Adopt FasTrak Flex Carpools with 3 or more passengers can then use the switch on their transponder to declare their carpool and not have to weave to the single 3+ Lane to receive their discounts.

Prior to starting their trips, motorists will indicate the number of occupants in the vehicle by moving the switch on the transponder to the appropriate setting (1, 2, 3+). 2-person carpools will still be charged the full toll on the 91 Express Lanes and 3+ HOV's 50% eastbound from 4-6pm on weekdays.

Because the 91 Express Lanes already offers a switchable transponder option for account holders that use LA's Metro ExpressLanes, the only major work that will need to be done is to reprogram the toll gantries and enforcement beacon lights to support FasTrak Flex and use Flex as the main transponder.

HOV 3+ Only When demand increases and travel speeds fall below 45 mph despite high posted tolls, the 91 Express Lanes should automatically close access to non-carpools with the message displayed on the electronic signs reading “HOV 3+ ONLY w/ FASTRAK”, indicating that the non-carpools will not be allowed to enter the Express Lanes until average speeds go above 45 mph.

Toll paying drivers already in the Express Lanes when the sign displays “HOV 3+ ONLY w/ FASTRAK” will be able to complete their trip and not be mandated to exit at the County Line.

Another issue that should be considered is simplifying the intermediate access point at the County Line by restriping the third exit/entrance auxiliary lane as one continuous access weave lane instead of separate sets of exit and entrance lanes. That means motorists should be able to use the entire 1-mile stretch of this section to enter and exit the Express Lanes via the weave lane legally. This will reduce bottleneck conflicts in this area. Currently, there are a multitude of sections with double white lines without the delineator posts separating the lanes. The double white lines define the exit and entry points but can get very confusing if one is not paying attention to the signs. Thus, it can become very easy for drivers to make lane change mistakes and accidentally cross over the double white lines with no intention to evade tolls or cheat the system.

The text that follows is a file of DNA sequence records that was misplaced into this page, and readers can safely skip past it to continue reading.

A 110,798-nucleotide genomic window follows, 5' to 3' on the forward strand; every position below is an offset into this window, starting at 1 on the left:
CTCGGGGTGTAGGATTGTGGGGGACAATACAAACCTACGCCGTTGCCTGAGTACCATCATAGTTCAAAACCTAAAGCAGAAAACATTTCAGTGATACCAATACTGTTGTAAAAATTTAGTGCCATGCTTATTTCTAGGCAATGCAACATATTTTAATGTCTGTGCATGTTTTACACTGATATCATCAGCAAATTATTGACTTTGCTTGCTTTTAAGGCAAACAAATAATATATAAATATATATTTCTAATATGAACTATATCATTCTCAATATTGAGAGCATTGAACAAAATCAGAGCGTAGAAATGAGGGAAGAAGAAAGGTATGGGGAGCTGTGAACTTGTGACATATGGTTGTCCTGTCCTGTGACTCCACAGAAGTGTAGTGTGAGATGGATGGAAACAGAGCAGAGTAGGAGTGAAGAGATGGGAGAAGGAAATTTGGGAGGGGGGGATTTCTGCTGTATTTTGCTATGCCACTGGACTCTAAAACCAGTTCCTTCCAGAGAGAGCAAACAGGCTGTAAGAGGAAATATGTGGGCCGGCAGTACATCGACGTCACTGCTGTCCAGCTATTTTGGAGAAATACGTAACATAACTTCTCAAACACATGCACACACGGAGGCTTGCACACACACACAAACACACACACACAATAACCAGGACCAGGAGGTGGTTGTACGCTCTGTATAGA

San Diego's I-15 Express Lane system has it right.

All officials have to do is restripe the intermediate exit/entrance lanes as a single full mile, continuous access weave lane and separate the two Express Lanes with a single section of double white lines or even have this section be continuous access too depending on traffic patterns. The mile-long continous-access section will better allow vehicles entering and exiting to accelerate or decelerate via the weave lane and to store additional potential vehicle queues which will ease pressure and reduce illegal lane changes in this area.

On the public transit front, there is official word that the 91 Express Lanes is slated to get a variation of Rapid Express bus service for the corridor with departures every hour during the workweek with the route starting at the San Bernardino Transit Center and ending at Disneyland with service to ARTIC. This will be a big story. A tri-county, all-day bus route along the 91 with hourly frequency on weekdays...How will that impact the existing RTA Route 216? How can the existing Corona Transit Center and the Village at Orange hub points play roles in this too? What about weekends? The analysis is coming...